Changes between Initial Version and Version 1 of Modern Theatres


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Timestamp:
Jun 26, 2012, 7:07:26 PM (8 years ago)
Author:
Trupti
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  • Modern Theatres

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     1'''Modern Theatres''' 
     2 
     3 
     4Angel Films, started in 1934 by T.R. Sundaram 
     5in partnership with S.S. Velayudham Pillai, 
     6became the Modern Theatres Studio in 1937, 
     7soon one of South India’s most influential and 
     8busiest studios before the WW2 period, at its 
     9peak making films in Tamil, Telugu, Kannada, 
     10Hindi, Sinhalese and Malayalam. Located in 
     11Salem, over 300km from Madras, it related to 
     12the vast Southern hinterland largely ignored by 
     13Madras and Bombay. It created a Malayalam 
     14film industry, producing its first sound film, 
     15Nottani’s Balan (1938) and Sundaram’s 
     16Kandam Becha Coat (1961), the first 
     17Malayalam colour film. The studio did the same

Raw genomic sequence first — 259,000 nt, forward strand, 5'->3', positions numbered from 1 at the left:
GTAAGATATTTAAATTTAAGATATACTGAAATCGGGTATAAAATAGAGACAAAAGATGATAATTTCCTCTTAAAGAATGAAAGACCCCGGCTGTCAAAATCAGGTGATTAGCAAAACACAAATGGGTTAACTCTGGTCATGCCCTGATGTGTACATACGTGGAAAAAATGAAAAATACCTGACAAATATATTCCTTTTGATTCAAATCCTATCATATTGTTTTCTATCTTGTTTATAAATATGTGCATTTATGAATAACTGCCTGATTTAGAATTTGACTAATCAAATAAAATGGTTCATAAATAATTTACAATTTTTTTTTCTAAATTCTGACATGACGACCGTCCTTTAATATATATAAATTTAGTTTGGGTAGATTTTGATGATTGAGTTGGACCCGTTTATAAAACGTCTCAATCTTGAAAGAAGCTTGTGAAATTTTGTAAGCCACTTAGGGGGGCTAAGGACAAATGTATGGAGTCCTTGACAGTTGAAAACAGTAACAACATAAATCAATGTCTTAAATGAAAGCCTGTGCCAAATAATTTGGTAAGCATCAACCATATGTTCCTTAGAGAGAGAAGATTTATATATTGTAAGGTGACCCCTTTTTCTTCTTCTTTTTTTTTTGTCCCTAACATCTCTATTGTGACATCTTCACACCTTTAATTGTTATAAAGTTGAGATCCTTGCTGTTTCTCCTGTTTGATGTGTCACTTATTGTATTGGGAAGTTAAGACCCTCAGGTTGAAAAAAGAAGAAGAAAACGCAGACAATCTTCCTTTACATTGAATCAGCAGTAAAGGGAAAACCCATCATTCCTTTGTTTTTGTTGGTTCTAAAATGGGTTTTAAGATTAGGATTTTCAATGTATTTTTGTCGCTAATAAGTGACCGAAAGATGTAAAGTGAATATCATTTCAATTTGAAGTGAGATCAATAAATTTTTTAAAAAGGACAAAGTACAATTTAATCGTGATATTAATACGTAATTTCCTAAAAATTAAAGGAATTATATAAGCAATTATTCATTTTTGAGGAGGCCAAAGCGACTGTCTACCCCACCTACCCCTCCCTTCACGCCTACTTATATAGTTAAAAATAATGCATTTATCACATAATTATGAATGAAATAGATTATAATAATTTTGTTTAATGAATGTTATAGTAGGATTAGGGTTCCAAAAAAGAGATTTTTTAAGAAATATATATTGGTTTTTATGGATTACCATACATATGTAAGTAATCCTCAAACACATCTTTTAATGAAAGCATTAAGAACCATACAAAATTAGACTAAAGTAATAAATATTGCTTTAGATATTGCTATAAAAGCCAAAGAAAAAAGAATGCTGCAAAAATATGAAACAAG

18for Telugu productions in the 40s, introducing 
     19megastars Anjali Devi and S.V. Ranga Rao (in 
     20B.V. Ramanandam’s Varudhini, 1946). Filmmakers 
     21working in Tamil, the studio’s native 
     22language, include Ellis R. Duncan, C.V. 
     23Raman, K. Ramnoth, T.R. Raghunath etc., 
     24while among the Tamil stars introduced there 
     25was M.R. Radha (in Santhanathevam, 1939). 
     26Also sponsored the early DMK Films mainly 
     27because of their financial success. The poet 
     28and scenarist Bharatidasan was employed 
     29here, and the studio later produced the 
     30Karunanidhi-scripted Manthiri Kumari 
     31(1950). Nevertheless, the studio claimed 
     32ideological neutrality, unlike the major Madras 
     33studios led by e.g. K. Subramanyam and later 
     34S.S. Vasan. Its commitment to pure 
     35entertainment allowed for tighter budgets and 
     36the Modern formula was later replicated by 
     37several studios in Salem itself as well as in 
     38nearby Coimbatore, making these regions into 
     39Southern production centres rivalling Madras. 
     40 
     41[[Theatre]]